Nice demo and kudos on having the courage to test this idea... which runs contrary to ad hype and maybe what your daddy told you. Correlating this appearance with a 2kPa restriction gauge reading is useful information. What brand of restriction gauge do you have and what is its (from-to) range? What is the new WOT reading? No real surprises here for me. I plucked a filter out of the trash at a Ford dealer two years ago that happened to fit an air filter housing I have used for flow bench tests. It looked a lot like yours. When compared to a new filer, it had only lost about 40 CFM off the top... certainly not enough to effect the performance since the dirty flow rate was still higher than the theoretical airflow the engine could use. For the air filters I have data on, there is a 15-40 % overage of airflow in the stock element to account for dirt loading. Only when you are near or at the place where airflow needs and available airflow are close do you see a power drop. The point will be variable across the wide range of engines and driving environments out there but this overage is designed in so that the owner doesn't need to change filters every whipstitch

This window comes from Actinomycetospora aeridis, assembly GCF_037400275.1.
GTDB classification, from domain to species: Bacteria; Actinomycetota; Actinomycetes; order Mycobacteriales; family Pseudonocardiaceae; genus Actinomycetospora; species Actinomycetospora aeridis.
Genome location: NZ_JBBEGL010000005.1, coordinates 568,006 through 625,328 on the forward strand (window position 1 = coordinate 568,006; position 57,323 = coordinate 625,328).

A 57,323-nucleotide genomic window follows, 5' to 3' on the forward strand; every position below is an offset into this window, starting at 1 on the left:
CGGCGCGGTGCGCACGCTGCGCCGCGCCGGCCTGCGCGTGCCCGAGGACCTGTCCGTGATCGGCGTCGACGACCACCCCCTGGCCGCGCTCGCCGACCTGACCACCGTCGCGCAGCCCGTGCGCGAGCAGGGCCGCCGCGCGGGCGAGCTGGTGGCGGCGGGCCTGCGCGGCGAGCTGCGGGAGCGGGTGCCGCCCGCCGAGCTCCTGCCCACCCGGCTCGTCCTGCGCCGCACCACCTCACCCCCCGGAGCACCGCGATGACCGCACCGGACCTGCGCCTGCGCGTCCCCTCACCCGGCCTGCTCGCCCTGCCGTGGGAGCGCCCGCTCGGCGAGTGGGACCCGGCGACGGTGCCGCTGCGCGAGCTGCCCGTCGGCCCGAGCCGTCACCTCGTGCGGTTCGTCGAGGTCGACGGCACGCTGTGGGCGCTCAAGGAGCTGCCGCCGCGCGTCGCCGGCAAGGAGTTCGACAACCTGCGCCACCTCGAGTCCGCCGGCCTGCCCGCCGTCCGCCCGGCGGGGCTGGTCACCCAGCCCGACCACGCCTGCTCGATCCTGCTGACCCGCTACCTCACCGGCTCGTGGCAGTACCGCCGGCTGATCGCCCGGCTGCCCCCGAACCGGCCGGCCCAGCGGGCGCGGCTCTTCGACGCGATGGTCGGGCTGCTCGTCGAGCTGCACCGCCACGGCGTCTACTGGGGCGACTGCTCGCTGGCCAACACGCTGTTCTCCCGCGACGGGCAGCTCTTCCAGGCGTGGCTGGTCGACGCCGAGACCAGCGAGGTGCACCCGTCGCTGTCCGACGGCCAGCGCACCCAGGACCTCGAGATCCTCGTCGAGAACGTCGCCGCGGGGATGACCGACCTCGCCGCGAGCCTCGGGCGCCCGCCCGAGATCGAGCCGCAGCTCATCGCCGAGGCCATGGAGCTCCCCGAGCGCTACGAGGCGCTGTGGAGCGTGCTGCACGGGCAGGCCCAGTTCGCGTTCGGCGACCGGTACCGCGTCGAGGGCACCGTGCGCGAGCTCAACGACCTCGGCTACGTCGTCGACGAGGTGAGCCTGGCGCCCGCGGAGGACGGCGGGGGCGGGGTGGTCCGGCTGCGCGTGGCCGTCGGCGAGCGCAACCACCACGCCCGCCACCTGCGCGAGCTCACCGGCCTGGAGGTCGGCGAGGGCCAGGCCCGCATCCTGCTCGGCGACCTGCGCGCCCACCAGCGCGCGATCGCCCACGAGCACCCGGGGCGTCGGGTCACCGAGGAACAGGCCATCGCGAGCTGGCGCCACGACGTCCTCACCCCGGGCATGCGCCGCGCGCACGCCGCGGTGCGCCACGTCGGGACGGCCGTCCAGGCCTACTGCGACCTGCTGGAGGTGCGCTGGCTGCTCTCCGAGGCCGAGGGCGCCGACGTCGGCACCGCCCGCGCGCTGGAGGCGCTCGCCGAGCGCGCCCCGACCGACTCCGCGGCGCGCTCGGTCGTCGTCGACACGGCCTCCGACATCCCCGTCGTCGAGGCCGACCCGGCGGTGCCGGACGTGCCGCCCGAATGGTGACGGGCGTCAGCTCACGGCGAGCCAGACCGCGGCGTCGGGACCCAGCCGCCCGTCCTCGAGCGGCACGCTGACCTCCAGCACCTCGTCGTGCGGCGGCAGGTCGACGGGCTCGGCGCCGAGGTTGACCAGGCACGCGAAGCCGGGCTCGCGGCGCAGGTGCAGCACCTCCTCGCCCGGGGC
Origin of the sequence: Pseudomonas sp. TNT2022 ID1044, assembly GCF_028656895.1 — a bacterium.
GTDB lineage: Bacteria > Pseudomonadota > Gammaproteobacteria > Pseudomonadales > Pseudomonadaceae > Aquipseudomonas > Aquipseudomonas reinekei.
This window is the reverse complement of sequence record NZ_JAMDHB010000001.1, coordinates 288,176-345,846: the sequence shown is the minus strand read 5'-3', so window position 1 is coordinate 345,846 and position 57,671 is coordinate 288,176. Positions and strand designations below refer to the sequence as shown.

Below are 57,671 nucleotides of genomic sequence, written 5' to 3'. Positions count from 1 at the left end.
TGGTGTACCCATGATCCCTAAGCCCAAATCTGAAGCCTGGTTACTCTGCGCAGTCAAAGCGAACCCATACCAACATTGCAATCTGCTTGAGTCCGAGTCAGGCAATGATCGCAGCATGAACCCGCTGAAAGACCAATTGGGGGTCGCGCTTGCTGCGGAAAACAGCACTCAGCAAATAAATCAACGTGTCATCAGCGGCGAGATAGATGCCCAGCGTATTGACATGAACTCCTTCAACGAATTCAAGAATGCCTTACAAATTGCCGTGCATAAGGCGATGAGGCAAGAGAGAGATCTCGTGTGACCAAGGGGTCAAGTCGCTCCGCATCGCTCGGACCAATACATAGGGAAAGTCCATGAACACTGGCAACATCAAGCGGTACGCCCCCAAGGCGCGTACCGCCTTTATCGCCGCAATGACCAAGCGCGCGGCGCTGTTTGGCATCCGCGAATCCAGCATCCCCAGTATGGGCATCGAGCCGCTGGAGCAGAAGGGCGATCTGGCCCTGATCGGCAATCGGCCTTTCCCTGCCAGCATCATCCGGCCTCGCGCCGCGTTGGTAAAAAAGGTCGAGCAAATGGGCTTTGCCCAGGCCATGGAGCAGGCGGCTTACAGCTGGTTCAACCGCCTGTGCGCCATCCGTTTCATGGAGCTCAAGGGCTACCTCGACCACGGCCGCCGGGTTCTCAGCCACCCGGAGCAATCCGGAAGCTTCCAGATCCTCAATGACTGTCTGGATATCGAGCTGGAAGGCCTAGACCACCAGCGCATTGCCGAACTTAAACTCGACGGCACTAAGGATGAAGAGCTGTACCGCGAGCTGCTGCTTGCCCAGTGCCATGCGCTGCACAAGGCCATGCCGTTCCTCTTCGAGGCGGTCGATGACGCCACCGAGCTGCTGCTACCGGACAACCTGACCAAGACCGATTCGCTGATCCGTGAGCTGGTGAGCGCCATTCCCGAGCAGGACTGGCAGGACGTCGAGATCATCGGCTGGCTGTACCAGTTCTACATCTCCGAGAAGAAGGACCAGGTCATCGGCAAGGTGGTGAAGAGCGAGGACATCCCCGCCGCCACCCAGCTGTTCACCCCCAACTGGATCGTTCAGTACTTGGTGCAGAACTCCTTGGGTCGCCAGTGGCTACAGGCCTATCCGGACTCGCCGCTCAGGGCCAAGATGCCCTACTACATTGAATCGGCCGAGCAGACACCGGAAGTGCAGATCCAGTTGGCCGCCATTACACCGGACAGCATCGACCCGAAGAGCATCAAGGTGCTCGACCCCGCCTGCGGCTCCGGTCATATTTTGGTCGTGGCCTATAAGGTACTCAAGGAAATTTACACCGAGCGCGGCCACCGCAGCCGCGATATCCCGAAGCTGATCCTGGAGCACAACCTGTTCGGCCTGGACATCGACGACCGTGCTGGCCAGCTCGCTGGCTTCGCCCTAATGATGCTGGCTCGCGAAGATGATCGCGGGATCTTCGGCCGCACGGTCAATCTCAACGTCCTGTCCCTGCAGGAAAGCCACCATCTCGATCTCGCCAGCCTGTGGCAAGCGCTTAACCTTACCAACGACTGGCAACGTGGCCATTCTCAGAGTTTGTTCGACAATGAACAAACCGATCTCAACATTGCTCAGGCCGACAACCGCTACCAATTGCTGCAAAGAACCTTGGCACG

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5,909
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San Francisco Bay Area
Originally Posted By: ARCOgraphite
Those who open up the airbox box and "overservice"say annually will do more engine damage than those who change a filter, lets say every 30K or 3 years. our forester airbox is notorious for allow dirt intrusion during servicing. I changed it at 36K (wife's car) and it looks like a large birds nest and a rats nest was on it. Long term ave gas mileage went down ~ 2 mpg on the DIC with the new filter likely due to improved airflow.
Do you use OEM oiled cellulose or aftermarket? I walked into WM yesterday and was curious about what they might have (pretty much only Fram in the radioactive orange box). The part for my WRX is CA4309 and it was less than $8. It says made in U.S.A. for Fram on the box and it's their typical soft orange foam with a wire mesh backing and the media has no oil. It also flexes like crazy. I really prefer the oiled paper OEM. Those have a metal frame and a stiffer foam surround. I bought a bunch in 2004 and have been using them ever since except for one I bought at a dealer. The ones I got were labeled as made in U.S.A. while the last one I bought was made in Mexico. It seems to be about equivalent quality.